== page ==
Religious Pluralism And Islam Essay

1813 words - 8 pages

The Shahadah, or testimony, is the first of the five pillars of Islam. In order to officially convert to Islam, it is required to recite the Shahadah three times, “There is no god but God, and Muhammad is the messenger of God.” This has been a practice within the Islamic faith for hundreds of years. Yet, even within the Islamic faith there are differing versions. Those who practice Shia Islam add, “and Ali is the friend of God” to the end of the Shahadah. This, among many other practices, is an example of the religious plurality that exists within the Islamic world. The Islamic world is home to a large and diversified religious community that, on the surface, seems homogenous in its religious practices. But many religious schools of jurisprudence, schools of theology, and other religious movements exist under the umbrella of Islam, these schools bring religious diversity to Islam that seek to meet the diverse needs and wants of the religious marketplace of the Islamic world. Though the United States is often used as the example to describe religious pluralism, there are many instances in the Islamic world that can even rival the plurality of the American religious market. The Muslim Brotherhood is a prime example of an Islamic organization that has become deeply entrenched in society. Through the extensive use of social services and extreme religious power, the Muslim Brotherhood has been able to enjoy a large membership base, devoted to their cause, and dedicated to its principles. Every year, many Muslims will embrace Sufi Islamic practices into their lives. The Islamic world is not an exception to the religious economies model and is, in fact, a very religiously diverse region of the world.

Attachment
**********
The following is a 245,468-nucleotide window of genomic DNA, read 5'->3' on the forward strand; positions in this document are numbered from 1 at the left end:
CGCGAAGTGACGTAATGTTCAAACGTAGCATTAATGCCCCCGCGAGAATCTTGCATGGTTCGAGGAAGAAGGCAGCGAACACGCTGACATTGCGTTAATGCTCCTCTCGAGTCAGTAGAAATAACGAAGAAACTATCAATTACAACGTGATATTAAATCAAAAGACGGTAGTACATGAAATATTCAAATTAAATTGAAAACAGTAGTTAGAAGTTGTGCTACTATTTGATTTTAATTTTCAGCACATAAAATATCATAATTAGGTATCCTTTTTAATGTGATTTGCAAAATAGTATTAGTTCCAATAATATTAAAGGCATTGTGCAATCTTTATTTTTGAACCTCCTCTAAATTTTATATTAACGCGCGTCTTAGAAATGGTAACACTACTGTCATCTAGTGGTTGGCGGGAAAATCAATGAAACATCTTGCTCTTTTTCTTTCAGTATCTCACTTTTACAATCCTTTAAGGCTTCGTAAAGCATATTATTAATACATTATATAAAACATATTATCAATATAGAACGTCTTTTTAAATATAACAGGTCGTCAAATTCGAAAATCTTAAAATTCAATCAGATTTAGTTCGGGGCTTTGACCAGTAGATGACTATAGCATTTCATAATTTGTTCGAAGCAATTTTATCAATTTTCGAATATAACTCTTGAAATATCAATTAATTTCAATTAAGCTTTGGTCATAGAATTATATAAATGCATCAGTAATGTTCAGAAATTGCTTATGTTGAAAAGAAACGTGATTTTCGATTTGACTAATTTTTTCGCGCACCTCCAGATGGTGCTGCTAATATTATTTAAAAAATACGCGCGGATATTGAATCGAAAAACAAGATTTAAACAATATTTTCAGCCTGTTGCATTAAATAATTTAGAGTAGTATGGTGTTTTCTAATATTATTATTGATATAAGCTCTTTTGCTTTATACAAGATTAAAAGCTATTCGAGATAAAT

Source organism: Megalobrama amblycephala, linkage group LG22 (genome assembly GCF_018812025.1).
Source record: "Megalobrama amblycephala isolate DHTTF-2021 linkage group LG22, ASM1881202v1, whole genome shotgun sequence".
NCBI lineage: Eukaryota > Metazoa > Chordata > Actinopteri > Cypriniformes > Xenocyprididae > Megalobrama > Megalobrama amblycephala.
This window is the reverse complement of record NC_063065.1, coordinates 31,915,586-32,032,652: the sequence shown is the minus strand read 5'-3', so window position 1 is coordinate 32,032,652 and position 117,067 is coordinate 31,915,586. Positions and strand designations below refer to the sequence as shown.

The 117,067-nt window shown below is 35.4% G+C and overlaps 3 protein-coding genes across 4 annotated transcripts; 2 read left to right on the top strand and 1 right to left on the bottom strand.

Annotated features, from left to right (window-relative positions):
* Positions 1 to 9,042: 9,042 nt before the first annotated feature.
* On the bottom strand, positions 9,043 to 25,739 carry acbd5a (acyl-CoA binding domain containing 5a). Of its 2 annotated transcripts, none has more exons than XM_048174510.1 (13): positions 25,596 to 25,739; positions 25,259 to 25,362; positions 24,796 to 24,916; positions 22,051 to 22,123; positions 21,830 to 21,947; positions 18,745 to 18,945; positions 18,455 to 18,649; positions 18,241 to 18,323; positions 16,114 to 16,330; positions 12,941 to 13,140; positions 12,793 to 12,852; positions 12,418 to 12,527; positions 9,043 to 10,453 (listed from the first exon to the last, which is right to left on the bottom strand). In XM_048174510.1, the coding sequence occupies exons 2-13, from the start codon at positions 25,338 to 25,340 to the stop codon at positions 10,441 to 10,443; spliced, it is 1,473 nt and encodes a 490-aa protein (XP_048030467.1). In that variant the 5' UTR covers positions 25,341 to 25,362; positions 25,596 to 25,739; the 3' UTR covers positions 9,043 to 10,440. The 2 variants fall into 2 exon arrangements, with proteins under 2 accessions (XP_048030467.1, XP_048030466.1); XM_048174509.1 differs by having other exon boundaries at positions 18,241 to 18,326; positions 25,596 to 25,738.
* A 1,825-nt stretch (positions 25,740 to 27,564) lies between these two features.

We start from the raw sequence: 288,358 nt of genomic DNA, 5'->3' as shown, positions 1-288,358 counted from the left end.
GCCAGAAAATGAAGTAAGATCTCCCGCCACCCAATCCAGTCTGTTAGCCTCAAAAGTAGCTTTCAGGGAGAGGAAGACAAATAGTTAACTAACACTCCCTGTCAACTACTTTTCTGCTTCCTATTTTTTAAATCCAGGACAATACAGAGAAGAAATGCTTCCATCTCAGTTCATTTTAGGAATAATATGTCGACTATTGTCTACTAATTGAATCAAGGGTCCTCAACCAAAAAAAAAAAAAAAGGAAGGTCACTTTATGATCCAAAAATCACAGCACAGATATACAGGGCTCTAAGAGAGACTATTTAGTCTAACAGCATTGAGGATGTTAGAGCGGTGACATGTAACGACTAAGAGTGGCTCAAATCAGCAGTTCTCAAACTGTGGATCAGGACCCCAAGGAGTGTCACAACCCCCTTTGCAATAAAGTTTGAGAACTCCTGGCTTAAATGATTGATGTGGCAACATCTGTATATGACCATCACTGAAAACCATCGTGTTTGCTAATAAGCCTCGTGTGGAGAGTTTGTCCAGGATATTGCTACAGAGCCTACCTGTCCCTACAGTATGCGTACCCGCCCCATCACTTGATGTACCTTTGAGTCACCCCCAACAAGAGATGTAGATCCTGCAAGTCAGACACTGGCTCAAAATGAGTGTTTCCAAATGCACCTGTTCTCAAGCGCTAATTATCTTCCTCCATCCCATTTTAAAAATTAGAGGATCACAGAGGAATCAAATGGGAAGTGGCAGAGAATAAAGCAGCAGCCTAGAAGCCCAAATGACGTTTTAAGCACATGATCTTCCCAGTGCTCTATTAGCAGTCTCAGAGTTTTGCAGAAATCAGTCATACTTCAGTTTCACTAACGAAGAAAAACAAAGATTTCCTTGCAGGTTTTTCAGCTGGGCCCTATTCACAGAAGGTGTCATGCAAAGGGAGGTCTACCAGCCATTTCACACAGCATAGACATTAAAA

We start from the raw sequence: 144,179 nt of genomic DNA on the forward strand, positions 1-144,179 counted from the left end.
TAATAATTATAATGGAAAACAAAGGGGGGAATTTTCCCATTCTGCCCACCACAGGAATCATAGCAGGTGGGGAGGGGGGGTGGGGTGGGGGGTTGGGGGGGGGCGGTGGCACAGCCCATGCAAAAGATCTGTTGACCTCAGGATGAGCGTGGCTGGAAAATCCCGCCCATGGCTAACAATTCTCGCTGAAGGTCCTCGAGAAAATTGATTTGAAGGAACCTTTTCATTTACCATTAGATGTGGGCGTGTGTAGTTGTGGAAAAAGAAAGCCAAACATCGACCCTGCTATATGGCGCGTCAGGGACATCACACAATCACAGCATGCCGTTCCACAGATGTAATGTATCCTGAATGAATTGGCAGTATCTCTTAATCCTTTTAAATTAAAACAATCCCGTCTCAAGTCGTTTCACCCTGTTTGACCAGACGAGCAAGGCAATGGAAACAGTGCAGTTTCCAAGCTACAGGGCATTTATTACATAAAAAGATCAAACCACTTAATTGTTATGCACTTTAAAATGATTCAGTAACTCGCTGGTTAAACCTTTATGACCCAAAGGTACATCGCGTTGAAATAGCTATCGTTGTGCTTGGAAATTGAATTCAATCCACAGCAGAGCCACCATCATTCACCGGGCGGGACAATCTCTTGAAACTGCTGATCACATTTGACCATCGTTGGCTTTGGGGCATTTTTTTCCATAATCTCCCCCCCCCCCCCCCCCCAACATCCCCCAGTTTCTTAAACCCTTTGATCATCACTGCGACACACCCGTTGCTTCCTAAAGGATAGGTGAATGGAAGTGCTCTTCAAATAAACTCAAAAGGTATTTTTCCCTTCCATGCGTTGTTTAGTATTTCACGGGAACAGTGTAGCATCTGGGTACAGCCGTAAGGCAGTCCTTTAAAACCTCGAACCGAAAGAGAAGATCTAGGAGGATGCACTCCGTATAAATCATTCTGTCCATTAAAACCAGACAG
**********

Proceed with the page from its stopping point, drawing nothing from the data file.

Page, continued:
The religious economies model argues that high levels of religious practice are predicated upon high levels of religious pluralism within a society. This is based off of a supply and demand, or supply-side, argument that explains that in order to attract and retain members into their religious organization, clergy must find ways to set themselves apart from other firms, and offer a religious or spiritual benefit to their membership base that other firms cannot supply. Many nations in the Islamic world have placed severe restrictions on the practice of free-religion outside of the Islamic faith. Yet, despite such severe restrictions on religious practice, we see a very high level of religious participation and competition within the Islamic world.
A high religious diversity is largely dependent upon the religious competition between firms. The United States is a prime example of a competitive religious market with a high level of religious practice. Because there is little religious regulation, the religious economy will be very pluralistic. Religious firms are then faced with a competition dilemma, either the firm innovates and specializes, to meet the needs and tastes of various niches to win over a larger share of the religious market than their...

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